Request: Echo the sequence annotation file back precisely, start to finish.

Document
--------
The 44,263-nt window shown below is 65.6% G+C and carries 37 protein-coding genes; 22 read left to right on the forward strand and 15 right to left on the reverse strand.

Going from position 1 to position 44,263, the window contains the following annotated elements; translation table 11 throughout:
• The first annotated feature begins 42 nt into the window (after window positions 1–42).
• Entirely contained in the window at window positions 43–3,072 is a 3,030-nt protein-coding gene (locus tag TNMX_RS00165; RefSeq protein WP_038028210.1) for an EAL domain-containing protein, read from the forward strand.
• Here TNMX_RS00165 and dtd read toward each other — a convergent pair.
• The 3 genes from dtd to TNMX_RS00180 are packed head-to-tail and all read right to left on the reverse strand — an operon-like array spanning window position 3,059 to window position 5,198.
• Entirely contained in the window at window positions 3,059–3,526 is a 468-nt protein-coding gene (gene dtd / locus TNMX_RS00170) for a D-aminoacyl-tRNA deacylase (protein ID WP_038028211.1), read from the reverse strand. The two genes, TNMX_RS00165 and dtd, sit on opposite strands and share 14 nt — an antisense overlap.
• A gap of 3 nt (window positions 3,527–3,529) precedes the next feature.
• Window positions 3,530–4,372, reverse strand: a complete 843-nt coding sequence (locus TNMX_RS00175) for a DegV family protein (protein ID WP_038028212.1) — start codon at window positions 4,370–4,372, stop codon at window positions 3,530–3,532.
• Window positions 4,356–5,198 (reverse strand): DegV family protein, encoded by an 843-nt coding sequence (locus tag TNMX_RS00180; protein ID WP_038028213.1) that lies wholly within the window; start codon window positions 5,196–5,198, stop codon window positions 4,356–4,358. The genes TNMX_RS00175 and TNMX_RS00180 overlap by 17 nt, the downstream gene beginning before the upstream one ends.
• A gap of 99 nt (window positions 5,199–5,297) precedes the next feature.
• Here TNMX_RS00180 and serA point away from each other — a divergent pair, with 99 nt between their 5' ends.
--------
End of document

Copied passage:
The 44,263-nt window shown below is 65.6% G+C and carries 37 protein-coding genes; 22 read left to right on the forward strand and 15 right to left on the reverse strand.

Going from position 1 to position 44,263, the window contains the following annotated elements; translation table 11 throughout:
• The first annotated feature begins 42 nt into the window (after window positions 1–42).
• Entirely contained in the window at window positions 43–3,072 is a 3,030-nt protein-coding gene (locus tag TNMX_RS00165; RefSeq protein WP_038028210.1) for an EAL domain-containing protein, read from the forward strand.
• Here TNMX_RS00165 and dtd read toward each other — a convergent pair.
• The 3 genes from dtd to TNMX_RS00180 are packed head-to-tail and all read right to left on the reverse strand — an operon-like array spanning window position 3,059 to window position 5,198.
• Entirely contained in the window at window positions 3,059–3,526 is a 468-nt protein-coding gene (gene dtd / locus TNMX_RS00170) for a D-aminoacyl-tRNA deacylase (protein ID WP_038028211.1), read from the reverse strand. The two genes, TNMX_RS00165 and dtd, sit on opposite strands and share 14 nt — an antisense overlap.
• A gap of 3 nt (window positions 3,527–3,529) precedes the next feature.
• Window positions 3,530–4,372, reverse strand: a complete 843-nt coding sequence (locus TNMX_RS00175) for a DegV family protein (protein ID WP_038028212.1) — start codon at window positions 4,370–4,372, stop codon at window positions 3,530–3,532.
• Window positions 4,356–5,198 (reverse strand): DegV family protein, encoded by an 843-nt coding sequence (locus tag TNMX_RS00180; protein ID WP_038028213.1) that lies wholly within the window; start codon window positions 5,196–5,198, stop codon window positions 4,356–4,358. The genes TNMX_RS00175 and TNMX_RS00180 overlap by 17 nt, the downstream gene beginning before the upstream one ends.
• A gap of 99 nt (window positions 5,199–5,297) precedes the next feature.
• Here TNMX_RS00180 and serA point away from each other — a divergent pair, with 99 nt between their 5' ends.